Profile Treeform's Blog

Why there is a $1000 cap

May 12, 2016

When players start designing their own ships, soon enough they try to create an impossibly enormous behemoth that costs thousands. You can already create absolutely enormous battleships, particularly stacking cheap parts like heavyweight armor and low angle mounts, but players will always find themselves limited to a ship of no more than $1000. There is a good reason for this. If you can make a ship as expensive as you like, there are actually serious competitive advantages to pushing the limits of what you can afford. Ten $100 ships will lose to a $1000 ship with identical parts. As smaller ships are destroyed, their firepower is taken out of the battle, but a larger ship maintains it’s firepower until it hits 0 HP. This means that even an identical set of parts all put on one ship will survive against smaller enemies with around half its HP intact! We’ve designed Istrolid to give smaller ships some advantages, but this mathematical reality still drives players towards making the largest ships possible if they want to be competitive. Early on in Istrolid, there was no limit to ship cost. Invariably players created ships that used up their whole starting income. Then, they started to create ships that used up MORE than their starting income, so they would sit idle while they saved up the $2500 or more they needed for their first ship. These ships were never seen after the opening of the game, because saving up that much money for a second one just took too long and put you too far behind. Worse, the design you chose to build at the start of the game determined entirely whether you had any chance vs the enemy: If you invested 2k into something but the enemy’s 2k ship countered it perfectly, you’d already lost.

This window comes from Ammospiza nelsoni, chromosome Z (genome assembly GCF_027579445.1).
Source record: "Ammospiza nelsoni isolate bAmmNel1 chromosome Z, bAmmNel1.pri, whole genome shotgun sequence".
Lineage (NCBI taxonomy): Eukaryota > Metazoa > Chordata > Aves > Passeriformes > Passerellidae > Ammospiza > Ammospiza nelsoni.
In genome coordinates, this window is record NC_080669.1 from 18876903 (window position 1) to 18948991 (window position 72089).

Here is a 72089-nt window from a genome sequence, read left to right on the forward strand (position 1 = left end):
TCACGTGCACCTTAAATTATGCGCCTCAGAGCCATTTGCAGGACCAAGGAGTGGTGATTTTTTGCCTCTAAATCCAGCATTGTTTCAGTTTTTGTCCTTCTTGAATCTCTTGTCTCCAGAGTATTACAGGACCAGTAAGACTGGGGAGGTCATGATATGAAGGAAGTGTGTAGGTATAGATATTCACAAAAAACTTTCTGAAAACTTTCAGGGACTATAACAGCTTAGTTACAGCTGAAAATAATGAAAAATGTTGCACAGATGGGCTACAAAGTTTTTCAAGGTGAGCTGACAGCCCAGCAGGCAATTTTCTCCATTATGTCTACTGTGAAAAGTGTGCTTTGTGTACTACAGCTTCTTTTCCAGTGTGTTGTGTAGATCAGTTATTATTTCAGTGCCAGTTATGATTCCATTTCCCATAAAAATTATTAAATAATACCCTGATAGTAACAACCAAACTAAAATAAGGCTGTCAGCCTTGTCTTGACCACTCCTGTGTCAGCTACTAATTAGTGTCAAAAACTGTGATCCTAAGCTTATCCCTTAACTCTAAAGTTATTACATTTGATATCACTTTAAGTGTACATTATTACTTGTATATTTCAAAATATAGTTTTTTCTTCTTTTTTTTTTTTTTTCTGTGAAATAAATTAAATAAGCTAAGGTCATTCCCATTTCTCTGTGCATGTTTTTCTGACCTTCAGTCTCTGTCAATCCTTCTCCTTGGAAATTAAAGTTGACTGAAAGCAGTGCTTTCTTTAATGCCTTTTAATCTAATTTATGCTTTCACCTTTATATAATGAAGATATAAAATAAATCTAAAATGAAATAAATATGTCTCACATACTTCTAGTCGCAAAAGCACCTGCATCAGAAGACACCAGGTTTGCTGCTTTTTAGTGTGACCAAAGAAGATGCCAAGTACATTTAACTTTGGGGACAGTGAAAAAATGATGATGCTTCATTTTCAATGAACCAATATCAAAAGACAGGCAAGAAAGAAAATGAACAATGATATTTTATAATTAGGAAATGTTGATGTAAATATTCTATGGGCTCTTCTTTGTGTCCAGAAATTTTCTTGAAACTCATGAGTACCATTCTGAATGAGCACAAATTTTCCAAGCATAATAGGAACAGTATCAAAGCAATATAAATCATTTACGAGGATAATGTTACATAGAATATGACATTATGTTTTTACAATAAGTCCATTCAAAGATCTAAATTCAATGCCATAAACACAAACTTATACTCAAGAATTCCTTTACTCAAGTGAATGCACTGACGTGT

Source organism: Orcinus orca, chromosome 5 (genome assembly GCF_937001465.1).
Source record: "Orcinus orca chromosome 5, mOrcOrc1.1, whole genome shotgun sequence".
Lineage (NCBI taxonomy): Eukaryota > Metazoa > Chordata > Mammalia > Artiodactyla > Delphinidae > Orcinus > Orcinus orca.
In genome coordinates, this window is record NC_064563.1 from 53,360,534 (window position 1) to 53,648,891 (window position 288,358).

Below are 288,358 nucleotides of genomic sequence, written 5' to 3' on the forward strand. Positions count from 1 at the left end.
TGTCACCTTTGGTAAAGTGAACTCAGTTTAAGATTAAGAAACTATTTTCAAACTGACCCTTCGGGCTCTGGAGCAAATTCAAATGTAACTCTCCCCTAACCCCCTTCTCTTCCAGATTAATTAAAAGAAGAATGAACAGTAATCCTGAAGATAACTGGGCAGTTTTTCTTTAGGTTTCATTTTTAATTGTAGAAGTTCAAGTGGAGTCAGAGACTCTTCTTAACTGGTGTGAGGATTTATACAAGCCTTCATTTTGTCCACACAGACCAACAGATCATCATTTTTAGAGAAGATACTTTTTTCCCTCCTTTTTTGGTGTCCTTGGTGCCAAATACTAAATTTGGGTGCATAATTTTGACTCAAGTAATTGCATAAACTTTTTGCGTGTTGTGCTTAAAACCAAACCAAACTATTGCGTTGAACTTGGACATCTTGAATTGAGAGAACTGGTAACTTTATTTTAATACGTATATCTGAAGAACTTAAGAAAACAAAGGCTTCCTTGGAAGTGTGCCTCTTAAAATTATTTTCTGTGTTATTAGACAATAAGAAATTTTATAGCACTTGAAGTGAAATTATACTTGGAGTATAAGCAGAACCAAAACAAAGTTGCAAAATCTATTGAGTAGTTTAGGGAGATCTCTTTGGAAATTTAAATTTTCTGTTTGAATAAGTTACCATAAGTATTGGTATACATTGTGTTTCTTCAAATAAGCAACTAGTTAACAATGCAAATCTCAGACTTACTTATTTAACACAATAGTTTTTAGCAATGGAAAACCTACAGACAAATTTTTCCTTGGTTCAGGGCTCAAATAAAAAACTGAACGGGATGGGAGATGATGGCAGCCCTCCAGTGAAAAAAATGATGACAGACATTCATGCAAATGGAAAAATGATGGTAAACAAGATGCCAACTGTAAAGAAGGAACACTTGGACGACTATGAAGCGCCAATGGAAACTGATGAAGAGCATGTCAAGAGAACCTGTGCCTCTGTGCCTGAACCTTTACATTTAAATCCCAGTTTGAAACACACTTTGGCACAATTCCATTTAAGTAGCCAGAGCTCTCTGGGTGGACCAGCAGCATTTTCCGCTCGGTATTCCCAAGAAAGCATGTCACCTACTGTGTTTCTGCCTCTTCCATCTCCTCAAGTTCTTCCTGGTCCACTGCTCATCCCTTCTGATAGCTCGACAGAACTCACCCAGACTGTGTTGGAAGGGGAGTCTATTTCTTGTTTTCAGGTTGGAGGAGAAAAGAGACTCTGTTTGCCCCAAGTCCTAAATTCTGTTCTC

1k is enough to make huge battleships or complex, multi-weapon cruisers, while still forcing you to chose a focused role for your ship, balancing weaknesses with strengths and tradeoffs. More importantly, you can field at least two ships in your starting lineup, or one large ship and fleet of smaller fighters, scouts, carriers and bombers giving you flexibility and variety rather than one ship sucking up all your money. This lets you field a diverse and mixed starting force and still react to what the enemy builds, rather than being forced to put all your eggs in one basket.